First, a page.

(The Center Square) - A July 11 hearing is scheduled in Utah's Third District Court after a judge temporarily halted the state's abortion trigger law.
Senate Bill 174 took effect after the U.S. Supreme Court ruled that abortion should be a state issue, overturning the 49-year-old Roe v. Wade decision that said it was a constitutional right.
The law makes abortion illegal unless performed to save the mother's life, if the fetus has a serious health issue or if the woman became pregnant through rape or incest.
Planned Parenthood of Utah sued, saying the law violated the rights of families.
Judge Andrew Stone said in his ruling issued on Monday that the Planned Parenthood "raised serious constitutional issues, which are fair grounds for litigation."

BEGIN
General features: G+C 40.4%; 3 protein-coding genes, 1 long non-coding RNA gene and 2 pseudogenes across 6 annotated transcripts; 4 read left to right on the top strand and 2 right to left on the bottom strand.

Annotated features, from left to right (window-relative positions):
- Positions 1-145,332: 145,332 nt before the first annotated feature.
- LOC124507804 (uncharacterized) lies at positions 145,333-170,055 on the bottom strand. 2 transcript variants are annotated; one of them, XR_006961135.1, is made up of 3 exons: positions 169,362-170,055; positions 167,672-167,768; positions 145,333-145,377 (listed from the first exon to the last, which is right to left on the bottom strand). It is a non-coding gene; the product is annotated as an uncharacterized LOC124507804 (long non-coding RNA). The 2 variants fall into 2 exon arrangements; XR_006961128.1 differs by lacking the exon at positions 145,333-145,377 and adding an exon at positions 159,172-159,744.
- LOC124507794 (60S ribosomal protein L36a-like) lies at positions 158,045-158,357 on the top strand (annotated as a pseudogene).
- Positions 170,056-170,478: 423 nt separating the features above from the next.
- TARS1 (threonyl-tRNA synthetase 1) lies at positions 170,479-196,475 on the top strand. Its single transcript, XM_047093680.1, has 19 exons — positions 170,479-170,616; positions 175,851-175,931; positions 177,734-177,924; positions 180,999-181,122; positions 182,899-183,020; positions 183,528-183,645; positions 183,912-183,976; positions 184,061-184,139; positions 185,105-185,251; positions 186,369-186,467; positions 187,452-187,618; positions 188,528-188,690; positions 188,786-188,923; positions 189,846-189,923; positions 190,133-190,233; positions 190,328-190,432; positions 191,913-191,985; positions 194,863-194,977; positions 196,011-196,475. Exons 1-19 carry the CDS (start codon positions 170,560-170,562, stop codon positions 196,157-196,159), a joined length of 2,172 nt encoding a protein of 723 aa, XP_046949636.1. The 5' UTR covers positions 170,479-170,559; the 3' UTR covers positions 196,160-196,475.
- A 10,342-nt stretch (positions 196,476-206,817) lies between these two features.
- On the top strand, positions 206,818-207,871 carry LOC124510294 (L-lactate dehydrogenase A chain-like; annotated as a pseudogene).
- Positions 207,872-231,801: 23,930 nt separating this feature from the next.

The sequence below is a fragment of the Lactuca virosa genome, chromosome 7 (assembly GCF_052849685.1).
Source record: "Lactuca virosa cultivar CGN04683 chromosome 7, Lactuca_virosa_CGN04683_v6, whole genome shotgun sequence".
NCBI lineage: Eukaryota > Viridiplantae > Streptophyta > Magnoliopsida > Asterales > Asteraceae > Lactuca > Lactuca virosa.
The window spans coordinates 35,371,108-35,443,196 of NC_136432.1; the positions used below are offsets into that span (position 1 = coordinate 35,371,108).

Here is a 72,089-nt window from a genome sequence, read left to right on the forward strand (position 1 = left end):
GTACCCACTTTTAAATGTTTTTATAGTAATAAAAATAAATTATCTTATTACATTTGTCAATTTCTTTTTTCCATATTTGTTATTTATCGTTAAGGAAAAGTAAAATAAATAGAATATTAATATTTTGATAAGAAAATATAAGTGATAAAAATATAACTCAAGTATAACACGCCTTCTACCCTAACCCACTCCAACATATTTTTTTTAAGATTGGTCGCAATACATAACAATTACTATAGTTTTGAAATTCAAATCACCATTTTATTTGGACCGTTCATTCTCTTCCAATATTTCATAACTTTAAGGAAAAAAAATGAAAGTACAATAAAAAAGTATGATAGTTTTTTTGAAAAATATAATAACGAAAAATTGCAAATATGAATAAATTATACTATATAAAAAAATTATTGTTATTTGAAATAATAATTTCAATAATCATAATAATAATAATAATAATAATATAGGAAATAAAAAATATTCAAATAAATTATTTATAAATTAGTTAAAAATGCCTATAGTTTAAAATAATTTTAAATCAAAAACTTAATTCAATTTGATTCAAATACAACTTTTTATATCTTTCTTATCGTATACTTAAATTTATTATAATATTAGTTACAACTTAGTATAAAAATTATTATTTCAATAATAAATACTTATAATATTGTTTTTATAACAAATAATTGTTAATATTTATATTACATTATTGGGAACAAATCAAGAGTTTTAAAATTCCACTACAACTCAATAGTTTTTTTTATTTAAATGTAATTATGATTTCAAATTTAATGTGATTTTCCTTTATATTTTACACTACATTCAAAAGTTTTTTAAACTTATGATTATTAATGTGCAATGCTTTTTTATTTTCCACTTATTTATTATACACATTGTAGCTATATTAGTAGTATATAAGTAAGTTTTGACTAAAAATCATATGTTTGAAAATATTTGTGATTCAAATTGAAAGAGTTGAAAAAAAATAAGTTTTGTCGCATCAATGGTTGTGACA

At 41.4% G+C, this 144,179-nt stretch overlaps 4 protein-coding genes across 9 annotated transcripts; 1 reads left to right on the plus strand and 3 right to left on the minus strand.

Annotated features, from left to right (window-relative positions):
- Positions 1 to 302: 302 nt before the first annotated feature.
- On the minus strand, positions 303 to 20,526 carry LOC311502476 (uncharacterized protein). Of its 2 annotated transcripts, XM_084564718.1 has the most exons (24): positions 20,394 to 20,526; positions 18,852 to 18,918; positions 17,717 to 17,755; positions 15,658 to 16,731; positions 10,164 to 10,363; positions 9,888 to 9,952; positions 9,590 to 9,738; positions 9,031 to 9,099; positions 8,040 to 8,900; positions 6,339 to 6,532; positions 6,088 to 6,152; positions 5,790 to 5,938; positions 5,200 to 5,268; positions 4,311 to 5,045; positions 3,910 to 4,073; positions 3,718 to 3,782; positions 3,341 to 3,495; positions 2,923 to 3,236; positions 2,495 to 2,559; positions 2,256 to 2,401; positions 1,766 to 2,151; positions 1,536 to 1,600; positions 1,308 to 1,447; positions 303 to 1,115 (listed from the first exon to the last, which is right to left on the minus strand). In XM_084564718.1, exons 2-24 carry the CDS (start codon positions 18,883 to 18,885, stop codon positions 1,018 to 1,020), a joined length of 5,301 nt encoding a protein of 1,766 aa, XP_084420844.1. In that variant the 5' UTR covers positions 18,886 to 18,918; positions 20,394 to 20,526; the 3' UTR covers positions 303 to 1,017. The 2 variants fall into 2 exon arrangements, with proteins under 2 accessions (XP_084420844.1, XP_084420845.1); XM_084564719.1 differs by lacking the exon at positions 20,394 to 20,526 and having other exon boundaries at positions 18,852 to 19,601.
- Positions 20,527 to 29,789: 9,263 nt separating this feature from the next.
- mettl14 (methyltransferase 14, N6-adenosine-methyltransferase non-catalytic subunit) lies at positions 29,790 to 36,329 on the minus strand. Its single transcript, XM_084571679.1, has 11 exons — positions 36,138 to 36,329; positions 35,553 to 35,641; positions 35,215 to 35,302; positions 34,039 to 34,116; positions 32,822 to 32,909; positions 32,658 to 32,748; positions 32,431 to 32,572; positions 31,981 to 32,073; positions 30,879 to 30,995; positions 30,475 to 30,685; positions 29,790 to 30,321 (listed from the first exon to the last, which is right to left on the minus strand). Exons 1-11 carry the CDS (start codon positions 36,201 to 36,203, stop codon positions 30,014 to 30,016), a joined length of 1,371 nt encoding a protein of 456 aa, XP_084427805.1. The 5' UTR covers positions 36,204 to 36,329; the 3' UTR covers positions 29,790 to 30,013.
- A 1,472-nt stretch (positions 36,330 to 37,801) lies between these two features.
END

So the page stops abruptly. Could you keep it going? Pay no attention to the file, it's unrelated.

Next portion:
"The Court finds that, absent a Temporary Restraining Order, plaintiffs and women needing abortion services will be irreparably harmed," Stone said. "Specifically, Plaintiff's personnel will risk felony prosecution. Women in Utah will lack safe local abortion services."
Planned Parenthood of Utah praised the ruling.
"We're grateful for this temporary restraining order that will allow abortion services to resume in Utah," said Karrie Galloway, CEO and President of Planned Parenthood of Utah in a statement posted online. "The Supreme Court ruling was devastating and terrifying for our patients and providers, but at least for now, Utahns will be able to get the care they need."
Sen. Daniel McCay, who sponsored the 2020 law, said in a Twitter post he is confidence the law will be upheld
"Statistically 8.2 babies are aborted every day in Utah," McCay said in his post. "Sadly, Judge Stone sentenced 115 babies to death. It's disappointing that a law meant to protect the most vulnerable, the unborn, is delayed by one Judge with no support in the law."
Attorney General Sean Reyes did not comment on the case.